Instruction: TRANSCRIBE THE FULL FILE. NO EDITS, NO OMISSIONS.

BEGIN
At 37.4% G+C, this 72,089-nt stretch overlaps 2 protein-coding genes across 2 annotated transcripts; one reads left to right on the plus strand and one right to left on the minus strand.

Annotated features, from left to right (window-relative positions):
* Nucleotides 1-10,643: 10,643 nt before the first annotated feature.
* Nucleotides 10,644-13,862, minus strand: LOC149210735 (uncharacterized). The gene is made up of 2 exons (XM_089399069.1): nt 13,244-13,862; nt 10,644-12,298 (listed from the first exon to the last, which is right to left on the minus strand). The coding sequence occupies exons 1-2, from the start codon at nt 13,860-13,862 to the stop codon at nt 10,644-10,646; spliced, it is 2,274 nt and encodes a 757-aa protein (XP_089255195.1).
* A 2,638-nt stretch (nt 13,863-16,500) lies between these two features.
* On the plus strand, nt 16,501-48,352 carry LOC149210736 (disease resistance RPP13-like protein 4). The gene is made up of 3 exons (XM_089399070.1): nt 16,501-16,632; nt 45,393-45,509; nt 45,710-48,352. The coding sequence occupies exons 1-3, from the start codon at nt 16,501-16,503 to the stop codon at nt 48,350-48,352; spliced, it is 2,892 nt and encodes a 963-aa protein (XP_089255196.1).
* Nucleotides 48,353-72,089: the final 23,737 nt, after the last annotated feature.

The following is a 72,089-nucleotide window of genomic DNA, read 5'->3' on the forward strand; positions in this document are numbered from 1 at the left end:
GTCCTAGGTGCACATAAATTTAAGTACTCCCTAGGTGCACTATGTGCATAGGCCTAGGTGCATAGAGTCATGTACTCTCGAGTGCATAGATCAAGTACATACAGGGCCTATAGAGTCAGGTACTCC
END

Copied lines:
At 37.4% G+C, this 72,089-nt stretch overlaps 2 protein-coding genes across 2 annotated transcripts; one reads left to right on the plus strand and one right to left on the minus strand.

Annotated features, from left to right (window-relative positions):
* Nucleotides 1-10,643: 10,643 nt before the first annotated feature.
* Nucleotides 10,644-13,862, minus strand: LOC149210735 (uncharacterized). The gene is made up of 2 exons (XM_089399069.1): nt 13,244-13,862; nt 10,644-12,298 (listed from the first exon to the last, which is right to left on the minus strand). The coding sequence occupies exons 1-2, from the start codon at nt 13,860-13,862 to the stop codon at nt 10,644-10,646; spliced, it is 2,274 nt and encodes a 757-aa protein (XP_089255195.1).
* A 2,638-nt stretch (nt 13,863-16,500) lies between these two features.
* On the plus strand, nt 16,501-48,352 carry LOC149210736 (disease resistance RPP13-like protein 4). The gene is made up of 3 exons (XM_089399070.1): nt 16,501-16,632; nt 45,393-45,509; nt 45,710-48,352. The coding sequence occupies exons 1-3, from the start codon at nt 16,501-16,503 to the stop codon at nt 48,350-48,352; spliced, it is 2,892 nt and encodes a 963-aa protein (XP_089255196.1).
* Nucleotides 48,353-72,089: the final 23,737 nt, after the last annotated feature.

The following is a 72,089-nucleotide window of genomic DNA, read 5'->3' on the forward strand; positions in this document are numbered from 1 at the left end:
GTCCTAGGTGCACATAAATTTAAGTACTCCCTAGGTGCACTATGTGCATAGGCCTAGGTGCATAGAGTCATGTACTCTCGAGTGCATAGATCAAGTACATACAGGGCCTATAGAGTCAGGTACTCC